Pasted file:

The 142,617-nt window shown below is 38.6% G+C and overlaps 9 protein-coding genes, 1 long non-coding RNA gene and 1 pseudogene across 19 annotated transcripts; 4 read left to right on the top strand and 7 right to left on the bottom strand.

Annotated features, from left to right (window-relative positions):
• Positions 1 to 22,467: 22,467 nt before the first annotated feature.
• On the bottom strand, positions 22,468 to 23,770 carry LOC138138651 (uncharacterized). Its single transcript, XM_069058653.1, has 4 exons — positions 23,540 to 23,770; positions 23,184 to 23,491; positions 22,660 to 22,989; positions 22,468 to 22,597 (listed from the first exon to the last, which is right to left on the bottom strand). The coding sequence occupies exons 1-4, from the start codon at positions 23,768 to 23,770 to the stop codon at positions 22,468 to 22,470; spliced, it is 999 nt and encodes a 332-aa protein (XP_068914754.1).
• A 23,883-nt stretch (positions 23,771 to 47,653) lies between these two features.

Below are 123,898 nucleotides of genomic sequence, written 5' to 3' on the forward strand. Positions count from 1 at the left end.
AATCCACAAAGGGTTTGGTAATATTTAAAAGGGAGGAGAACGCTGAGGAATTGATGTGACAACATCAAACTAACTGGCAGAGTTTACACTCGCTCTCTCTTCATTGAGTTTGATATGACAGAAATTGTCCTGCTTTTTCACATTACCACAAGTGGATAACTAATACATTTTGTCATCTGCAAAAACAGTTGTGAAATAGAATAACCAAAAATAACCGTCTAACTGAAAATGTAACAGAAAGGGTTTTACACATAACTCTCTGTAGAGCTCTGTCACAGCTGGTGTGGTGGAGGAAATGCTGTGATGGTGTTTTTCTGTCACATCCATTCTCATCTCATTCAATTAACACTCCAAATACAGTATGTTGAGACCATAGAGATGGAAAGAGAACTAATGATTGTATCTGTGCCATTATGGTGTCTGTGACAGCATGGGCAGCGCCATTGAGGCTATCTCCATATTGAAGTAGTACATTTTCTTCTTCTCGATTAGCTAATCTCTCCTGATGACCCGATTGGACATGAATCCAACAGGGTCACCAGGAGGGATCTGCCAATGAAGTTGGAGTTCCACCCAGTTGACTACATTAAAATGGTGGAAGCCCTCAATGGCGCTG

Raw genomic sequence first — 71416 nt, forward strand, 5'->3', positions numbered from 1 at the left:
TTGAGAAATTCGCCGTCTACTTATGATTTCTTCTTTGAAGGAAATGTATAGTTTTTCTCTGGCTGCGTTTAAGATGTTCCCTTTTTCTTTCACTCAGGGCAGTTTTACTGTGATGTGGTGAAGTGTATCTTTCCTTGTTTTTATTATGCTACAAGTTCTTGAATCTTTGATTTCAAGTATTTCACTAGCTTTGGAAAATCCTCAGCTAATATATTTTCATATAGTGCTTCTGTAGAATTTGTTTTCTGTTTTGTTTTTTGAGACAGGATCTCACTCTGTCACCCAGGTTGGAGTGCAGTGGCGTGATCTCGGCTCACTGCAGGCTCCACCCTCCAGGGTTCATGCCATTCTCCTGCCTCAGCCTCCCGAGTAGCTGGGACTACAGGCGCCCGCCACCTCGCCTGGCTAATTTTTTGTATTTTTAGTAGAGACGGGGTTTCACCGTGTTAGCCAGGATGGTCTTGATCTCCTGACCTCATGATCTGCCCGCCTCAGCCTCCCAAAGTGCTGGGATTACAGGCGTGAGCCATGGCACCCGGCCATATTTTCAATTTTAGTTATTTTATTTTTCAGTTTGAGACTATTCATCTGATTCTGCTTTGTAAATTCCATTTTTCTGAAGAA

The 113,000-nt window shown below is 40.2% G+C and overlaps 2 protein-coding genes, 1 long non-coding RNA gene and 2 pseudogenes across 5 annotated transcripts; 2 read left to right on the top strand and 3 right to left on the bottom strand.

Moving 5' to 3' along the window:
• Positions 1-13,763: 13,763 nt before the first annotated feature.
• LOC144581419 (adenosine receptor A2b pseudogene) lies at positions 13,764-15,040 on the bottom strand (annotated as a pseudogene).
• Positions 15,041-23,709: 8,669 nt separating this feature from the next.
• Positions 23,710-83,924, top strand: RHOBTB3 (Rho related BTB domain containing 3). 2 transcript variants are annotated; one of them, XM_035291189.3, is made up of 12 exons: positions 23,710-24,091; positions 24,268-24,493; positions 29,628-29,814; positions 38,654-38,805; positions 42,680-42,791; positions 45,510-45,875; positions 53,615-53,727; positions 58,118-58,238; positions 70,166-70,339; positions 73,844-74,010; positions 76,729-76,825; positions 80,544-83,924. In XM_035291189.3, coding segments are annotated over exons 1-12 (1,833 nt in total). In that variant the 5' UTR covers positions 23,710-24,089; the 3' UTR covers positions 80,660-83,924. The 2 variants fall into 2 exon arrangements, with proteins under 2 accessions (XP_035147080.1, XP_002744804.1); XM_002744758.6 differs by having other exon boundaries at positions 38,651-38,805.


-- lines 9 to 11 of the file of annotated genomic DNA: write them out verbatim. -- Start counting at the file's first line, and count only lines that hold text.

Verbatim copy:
TTGAGAAATTCGCCGTCTACTTATGATTTCTTCTTTGAAGGAAATGTATAGTTTTTCTCTGGCTGCGTTTAAGATGTTCCCTTTTTCTTTCACTCAGGGCAGTTTTACTGTGATGTGGTGAAGTGTATCTTTCCTTGTTTTTATTATGCTACAAGTTCTTGAATCTTTGATTTCAAGTATTTCACTAGCTTTGGAAAATCCTCAGCTAATATATTTTCATATAGTGCTTCTGTAGAATTTGTTTTCTGTTTTGTTTTTTGAGACAGGATCTCACTCTGTCACCCAGGTTGGAGTGCAGTGGCGTGATCTCGGCTCACTGCAGGCTCCACCCTCCAGGGTTCATGCCATTCTCCTGCCTCAGCCTCCCGAGTAGCTGGGACTACAGGCGCCCGCCACCTCGCCTGGCTAATTTTTTGTATTTTTAGTAGAGACGGGGTTTCACCGTGTTAGCCAGGATGGTCTTGATCTCCTGACCTCATGATCTGCCCGCCTCAGCCTCCCAAAGTGCTGGGATTACAGGCGTGAGCCATGGCACCCGGCCATATTTTCAATTTTAGTTATTTTATTTTTCAGTTTGAGACTATTCATCTGATTCTGCTTTGTAAATTCCATTTTTCTGAAGAA

The 113,000-nt window shown below is 40.2% G+C and overlaps 2 protein-coding genes, 1 long non-coding RNA gene and 2 pseudogenes across 5 annotated transcripts; 2 read left to right on the top strand and 3 right to left on the bottom strand.

Moving 5' to 3' along the window: